Tue Apr 20 21:00:36 EAT 2010
New move to make quarries a safe place to work in
Many people toil in quarries to make a living, but occasionally some are buried alive.
- People being buried alive as they dig for building materials worries government
Many people toil in quarries to make a living, but occasionally some are buried alive. Every year, big boulders and earth come tumbling down, sending many workers to their graves in an industry that has little by way of safety.
Quarrying is the backbone of the local building construction industry. Recently, substantial deposits of guano, a mineral rich in nitrogen and phosphate, were found in the Mt Elgon caves, which Western provincial geologist Josphat Njogu said could serve as a natural fertiliser.
His department had intensified mineral exploration and geological surveys to identify more deposits, he said, adding that the government is also looking for an investor to carry out commercial harvesting of the mineral and provide an alternative fertiliser for farmers.
But the sector, perceived as a source of livelihood for many communities, has turned into a death trap, and it is not certain that those who get into the deep pits will get out and enjoy the fruits of their labour.
Five buried alive
In February, this year, five people were buried alive after a quarry caved in at the Mukangu village of Murang’a East district.
The incident prompted the minister for the Environment and Mineral Resources, Mr John Michuki, to order the quarry closed and directed permanent secretary Lawrence Lenayapa to set up a task force to conduct an environmental audit of all quarries in Kenya.
A report of the team on the management of quarries, which was produced last month, recommends a raft of measures. The team inspected over 60 sites and concluded that there was no clear regulatory framework for the management of Kenyan quarries, leading to dangerous operations.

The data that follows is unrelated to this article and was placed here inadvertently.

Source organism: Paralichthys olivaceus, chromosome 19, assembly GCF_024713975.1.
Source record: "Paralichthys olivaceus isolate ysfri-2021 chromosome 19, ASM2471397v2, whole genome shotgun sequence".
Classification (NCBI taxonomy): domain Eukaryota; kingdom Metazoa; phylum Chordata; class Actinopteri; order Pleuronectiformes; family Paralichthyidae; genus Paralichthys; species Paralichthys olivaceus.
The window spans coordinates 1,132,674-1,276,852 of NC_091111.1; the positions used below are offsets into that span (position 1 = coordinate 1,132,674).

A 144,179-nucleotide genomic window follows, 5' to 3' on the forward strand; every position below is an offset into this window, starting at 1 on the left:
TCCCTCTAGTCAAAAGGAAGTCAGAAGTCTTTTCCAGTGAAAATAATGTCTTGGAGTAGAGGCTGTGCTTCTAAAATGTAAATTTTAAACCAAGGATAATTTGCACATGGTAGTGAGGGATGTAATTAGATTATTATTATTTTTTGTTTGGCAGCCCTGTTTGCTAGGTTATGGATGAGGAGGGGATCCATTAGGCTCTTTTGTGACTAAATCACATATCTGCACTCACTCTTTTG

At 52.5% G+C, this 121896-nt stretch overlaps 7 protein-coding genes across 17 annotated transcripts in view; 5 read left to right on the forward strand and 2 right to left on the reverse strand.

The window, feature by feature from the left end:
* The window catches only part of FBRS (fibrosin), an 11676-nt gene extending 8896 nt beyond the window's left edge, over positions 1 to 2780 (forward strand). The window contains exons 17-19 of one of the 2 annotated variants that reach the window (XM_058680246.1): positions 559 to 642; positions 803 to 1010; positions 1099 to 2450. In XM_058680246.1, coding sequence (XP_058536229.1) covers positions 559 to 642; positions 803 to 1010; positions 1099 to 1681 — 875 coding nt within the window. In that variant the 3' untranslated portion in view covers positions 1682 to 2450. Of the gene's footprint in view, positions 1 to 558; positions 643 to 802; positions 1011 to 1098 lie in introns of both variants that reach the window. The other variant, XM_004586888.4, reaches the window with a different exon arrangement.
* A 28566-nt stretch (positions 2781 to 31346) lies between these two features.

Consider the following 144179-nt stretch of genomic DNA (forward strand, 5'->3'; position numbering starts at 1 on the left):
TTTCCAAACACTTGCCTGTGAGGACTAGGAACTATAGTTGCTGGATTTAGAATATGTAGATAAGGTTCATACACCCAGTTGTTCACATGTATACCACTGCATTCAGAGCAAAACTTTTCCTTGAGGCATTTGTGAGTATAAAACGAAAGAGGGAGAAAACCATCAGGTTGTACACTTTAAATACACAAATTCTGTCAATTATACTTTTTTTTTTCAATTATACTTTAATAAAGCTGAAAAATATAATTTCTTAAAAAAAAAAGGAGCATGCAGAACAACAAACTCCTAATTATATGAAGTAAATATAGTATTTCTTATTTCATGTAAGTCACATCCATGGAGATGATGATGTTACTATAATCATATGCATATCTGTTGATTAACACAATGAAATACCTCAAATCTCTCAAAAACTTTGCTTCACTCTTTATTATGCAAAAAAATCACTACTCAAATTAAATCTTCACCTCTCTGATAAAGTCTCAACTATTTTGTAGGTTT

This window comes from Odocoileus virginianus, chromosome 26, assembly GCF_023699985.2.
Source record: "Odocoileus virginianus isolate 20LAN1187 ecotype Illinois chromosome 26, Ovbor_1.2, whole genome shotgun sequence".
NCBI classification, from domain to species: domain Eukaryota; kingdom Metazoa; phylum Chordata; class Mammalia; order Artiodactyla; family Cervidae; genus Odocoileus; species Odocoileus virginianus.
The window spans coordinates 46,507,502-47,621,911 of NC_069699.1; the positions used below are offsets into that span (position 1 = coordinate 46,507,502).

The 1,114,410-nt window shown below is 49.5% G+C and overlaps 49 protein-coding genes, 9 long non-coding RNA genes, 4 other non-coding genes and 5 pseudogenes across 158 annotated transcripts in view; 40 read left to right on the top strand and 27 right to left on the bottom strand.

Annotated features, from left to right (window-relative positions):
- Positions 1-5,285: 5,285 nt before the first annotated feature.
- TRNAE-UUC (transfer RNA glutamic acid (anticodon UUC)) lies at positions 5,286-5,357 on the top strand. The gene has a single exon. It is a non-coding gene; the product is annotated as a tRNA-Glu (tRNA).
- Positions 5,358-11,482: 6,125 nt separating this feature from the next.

It found out that most workers have no protective gear, water or toilets. Work takes place in high vertical cliffs, and risky transport and tunnelling make the sites unsafe.
Several quarries are close to homesteads, schools, roads, rivers, railway lines and shopping centres, and there are complaints of a nuisance and danger posed by uncontrolled and illegal blasting, dust and water ponding in the pits.
The team noted encroachments onto ecologically sensitive areas and the deposition of waste in some waterways.
There is notable land degradation due to inadequate rehabilitation and quarries’ after-use plans.
Workers were found to be exploited by middlemen, leading to low wages despite the industry’ high turnover.
The workers have a limited opportunity to take part in collective bargaining since they have no formal association or trade union.
The task force said that the implementation to the letter of its report would end the untold suffering that has faced communities living around the quarries and the miners themselves.
It proposed that legislative action be followed up by the relevant government agencies, especially the enactment of the Mining and Minerals Bill, which is still awaiting cabinet approval.
The Bill, the report says, should provide a legal framework for quarrying activities for both building stone and sand.
The operators are also urged to ensure the use of protective gear, the application of safe practices, such as benching, and the seeking of authorised blasters’ services
Current procedures of Environmental Impact Assessment and audit certification were also found to be too expensive to the informal operators, making compliance difficult to achieve.
A simplified assessment
The task force has, therefore, come up with a simplified assessment guide and audit check list that must be complied with before quarrying starts.
It strongly recommends the setting up of community-based groups that can provide easy access to funds, training and markets as well as negotiate better prices for quarry products.
The team recommends that Mr Michuki direct the district environment officers to establish subcommittees to ensure regular inspections of quarries and sand mines.
The report says the team should also be mandated by the minister to reopen, rehabilitate and recommission the Murang’a South and Kiharu quarries where the ban was imposed.
At the same time, Mr Michuki said he would push the implementation of the laws on noise pollution and quarry vibration, saying that this will help to safeguard life.